“But it seems these numbers haven’t translated into quality journalism in Pakistan so far,” observed Adnan Rehmat, chair of the session.

Senior journalist Shahzada Zulfiqar highlighted how poor law and order was impacting media professionalism in Balochistan. “One feels as insecure in the provincial capital as in Khuzdar and other militancy-hit regions,” he said and added that journalists from interior Balochistan are not so well-educated and thus are in need of more trainings than others.

Iqbal Khattak, Daily Times bureau chief in Peshawar, noted how fierce competition of breaking news was endangering journalists’ lives.

Panelists agreed that trainings should be customized as per needs of various parts of the media industry and apart from reporters, desk staff too need to be trained.

The conference, organized by the Individualland Pakistan, concluded on Nov. 28, 2013.

(Published by here)


Express Tribune shows the way


The Express Tribune is the first ever newspaper in Pakistan that has developed a style guide to be followed by its reporters, writers and editors. Other newspapers and media outlets here either have no specified style or they follow some foreign style book at best.

The prestigious Dawn newspaper, however, is said to have an internal style manual but some members of the staff are unaware of it. Neither is it publicly available.

The institution of style guide is important to maintain the quality of language at a publication. “The good thing about a style guide is that it’s always right. It’s your view on how things should be done,” writes Ian Jolly, style editor at the BBC.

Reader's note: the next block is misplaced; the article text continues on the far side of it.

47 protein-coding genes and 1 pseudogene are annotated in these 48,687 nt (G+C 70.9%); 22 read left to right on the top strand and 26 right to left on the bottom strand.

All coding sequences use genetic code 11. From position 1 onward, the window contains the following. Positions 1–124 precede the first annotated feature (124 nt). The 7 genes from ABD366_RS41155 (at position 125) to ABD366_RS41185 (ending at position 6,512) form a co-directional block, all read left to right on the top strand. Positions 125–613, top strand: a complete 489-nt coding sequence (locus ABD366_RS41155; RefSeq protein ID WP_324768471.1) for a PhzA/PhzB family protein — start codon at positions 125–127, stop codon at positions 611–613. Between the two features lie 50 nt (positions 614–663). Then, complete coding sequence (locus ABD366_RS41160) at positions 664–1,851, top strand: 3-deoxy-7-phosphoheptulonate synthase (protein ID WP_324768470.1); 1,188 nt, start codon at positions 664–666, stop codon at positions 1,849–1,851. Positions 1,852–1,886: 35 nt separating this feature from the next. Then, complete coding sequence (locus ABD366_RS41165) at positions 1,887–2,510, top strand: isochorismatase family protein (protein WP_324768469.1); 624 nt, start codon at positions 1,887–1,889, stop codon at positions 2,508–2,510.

While there are different, and sometimes contradictory, styles in use at various media houses, consistency can only be achieved if a publication religiously follows a specific style. Otherwise, their reports will keep alternating between, for example, programme/program, fuelling/fueling and so forth.

The Express Tribune has, once again, taken a lead over other publications in Pakistan to compile a brief yet impressive style manual. The paper’s language is less-clichéd than others’ is, and with an exciting design and a thriving online presence, it is shaping the future of print journalism in Pakistan.

“Our print and web editions have made their mark on the media scene not only because of distinctive design but also quality of its content. To continue to work towards maintaining these standards, we thought it best to publish our style book,” writes Kamal Siddiqi, the editor, in the introduction to the style guide.

“It has always been our practice to set standards in the media industry. And this book will help clear the path for others to follow.”

As a keen reader of this paper, I can tell the editor that they have been quite successful at setting standards in print journalism in this country. However, the challenge for The Express Tribune is to institutionalize the style guide and to constantly update it.

While other print and online publications should follow The Express Tribune’s lead, what the paper itself can do is to establish the institution of the readers’ editor. A readers’ editor addresses readers’ complaints. It is a self-regulatory mechanism to redress errors, whether editorial, factual, or ethical. The best example is the Readers’ Editor at The Hindu.

Another thing that our editors and institutions can greatly benefit from is the Guardian style guide on Twitter where Guardian’s style editors answer editing and style-related queries in a fun way.

(This write-up was originally published at Journalism Pakistan here.)